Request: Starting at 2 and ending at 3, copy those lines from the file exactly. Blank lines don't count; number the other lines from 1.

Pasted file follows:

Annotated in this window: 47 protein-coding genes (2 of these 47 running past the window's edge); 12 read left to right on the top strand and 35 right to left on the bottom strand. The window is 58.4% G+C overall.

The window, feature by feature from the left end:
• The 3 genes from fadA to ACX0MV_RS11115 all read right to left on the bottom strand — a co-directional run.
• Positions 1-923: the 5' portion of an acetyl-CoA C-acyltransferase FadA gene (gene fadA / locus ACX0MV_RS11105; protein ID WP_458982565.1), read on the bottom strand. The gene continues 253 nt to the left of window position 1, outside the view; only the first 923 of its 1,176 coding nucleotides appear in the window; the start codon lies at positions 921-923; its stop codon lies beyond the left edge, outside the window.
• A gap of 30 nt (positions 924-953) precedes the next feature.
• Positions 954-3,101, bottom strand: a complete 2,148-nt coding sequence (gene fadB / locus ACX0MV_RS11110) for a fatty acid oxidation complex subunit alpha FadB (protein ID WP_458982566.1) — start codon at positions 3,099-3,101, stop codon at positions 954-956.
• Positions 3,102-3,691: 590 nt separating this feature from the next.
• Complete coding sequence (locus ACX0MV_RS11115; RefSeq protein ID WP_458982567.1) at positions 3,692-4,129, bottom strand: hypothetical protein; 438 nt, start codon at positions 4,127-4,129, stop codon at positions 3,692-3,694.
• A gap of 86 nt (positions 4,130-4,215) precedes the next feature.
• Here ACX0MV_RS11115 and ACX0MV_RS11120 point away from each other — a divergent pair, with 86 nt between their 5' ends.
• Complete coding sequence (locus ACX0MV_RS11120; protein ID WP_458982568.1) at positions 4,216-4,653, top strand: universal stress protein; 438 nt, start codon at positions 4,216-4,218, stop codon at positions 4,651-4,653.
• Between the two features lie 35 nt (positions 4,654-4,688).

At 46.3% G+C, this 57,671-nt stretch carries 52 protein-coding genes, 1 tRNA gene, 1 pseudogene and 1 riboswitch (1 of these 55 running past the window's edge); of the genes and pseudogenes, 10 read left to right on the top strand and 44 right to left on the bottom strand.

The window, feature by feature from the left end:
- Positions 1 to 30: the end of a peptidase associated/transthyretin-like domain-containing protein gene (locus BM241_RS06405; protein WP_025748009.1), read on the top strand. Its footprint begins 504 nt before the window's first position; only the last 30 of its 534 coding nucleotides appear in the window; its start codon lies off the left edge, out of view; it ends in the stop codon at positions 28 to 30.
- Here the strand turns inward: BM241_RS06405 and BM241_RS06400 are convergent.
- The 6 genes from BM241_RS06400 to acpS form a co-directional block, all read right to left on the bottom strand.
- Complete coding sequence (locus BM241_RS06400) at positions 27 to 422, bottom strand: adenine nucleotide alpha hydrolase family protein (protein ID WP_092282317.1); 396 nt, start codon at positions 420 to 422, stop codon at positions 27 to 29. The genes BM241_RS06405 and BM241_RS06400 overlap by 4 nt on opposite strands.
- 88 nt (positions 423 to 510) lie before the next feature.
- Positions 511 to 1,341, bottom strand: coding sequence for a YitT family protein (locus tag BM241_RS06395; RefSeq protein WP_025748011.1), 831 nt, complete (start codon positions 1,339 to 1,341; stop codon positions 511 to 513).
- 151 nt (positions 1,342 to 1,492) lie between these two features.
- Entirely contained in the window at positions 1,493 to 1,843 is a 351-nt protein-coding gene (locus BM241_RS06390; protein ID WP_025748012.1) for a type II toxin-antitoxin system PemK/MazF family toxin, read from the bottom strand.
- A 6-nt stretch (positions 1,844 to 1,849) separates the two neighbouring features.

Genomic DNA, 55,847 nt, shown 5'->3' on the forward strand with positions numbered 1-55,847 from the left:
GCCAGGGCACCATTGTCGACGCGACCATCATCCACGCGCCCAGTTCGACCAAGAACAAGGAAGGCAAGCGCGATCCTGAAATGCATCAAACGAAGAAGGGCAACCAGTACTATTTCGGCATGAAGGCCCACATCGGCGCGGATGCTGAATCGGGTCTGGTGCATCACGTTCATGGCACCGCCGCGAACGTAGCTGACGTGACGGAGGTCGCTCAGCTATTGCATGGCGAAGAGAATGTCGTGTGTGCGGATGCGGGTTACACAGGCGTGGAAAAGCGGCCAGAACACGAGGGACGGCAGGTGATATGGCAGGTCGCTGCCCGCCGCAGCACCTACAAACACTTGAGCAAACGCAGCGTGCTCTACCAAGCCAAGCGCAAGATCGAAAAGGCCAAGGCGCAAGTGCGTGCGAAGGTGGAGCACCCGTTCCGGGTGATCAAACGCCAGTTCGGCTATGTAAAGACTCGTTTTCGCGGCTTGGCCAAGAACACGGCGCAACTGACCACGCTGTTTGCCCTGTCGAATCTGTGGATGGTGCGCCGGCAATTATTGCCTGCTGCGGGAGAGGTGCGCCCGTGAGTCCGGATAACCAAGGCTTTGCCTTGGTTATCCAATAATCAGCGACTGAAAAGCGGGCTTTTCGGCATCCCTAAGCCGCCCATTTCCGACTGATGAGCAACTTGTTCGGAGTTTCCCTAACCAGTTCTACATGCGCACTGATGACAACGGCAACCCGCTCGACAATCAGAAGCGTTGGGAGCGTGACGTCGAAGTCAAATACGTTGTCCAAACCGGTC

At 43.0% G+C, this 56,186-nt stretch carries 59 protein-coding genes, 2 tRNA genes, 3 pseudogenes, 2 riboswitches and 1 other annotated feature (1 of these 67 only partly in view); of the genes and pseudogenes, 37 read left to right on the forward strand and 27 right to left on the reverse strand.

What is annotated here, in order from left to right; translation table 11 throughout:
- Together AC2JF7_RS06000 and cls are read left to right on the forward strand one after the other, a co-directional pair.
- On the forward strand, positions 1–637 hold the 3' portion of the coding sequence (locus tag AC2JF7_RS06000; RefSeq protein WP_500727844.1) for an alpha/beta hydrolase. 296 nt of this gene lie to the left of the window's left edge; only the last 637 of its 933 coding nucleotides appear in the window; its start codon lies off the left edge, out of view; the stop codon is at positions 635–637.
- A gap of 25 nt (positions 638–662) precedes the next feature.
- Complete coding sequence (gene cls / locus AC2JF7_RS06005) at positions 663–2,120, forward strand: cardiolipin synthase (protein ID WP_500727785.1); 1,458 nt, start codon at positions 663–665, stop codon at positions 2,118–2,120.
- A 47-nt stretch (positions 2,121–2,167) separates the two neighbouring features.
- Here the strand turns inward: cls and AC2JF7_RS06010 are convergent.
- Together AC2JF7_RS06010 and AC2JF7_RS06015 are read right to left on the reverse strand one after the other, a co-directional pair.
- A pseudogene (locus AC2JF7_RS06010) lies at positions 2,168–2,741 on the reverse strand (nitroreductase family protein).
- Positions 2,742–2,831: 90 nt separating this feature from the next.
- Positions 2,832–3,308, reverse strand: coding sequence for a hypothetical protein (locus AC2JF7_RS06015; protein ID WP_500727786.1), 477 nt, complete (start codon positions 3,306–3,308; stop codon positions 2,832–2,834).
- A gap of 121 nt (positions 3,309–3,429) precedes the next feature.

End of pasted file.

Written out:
The window, feature by feature from the left end:
• The 3 genes from fadA to ACX0MV_RS11115 all read right to left on the bottom strand — a co-directional run.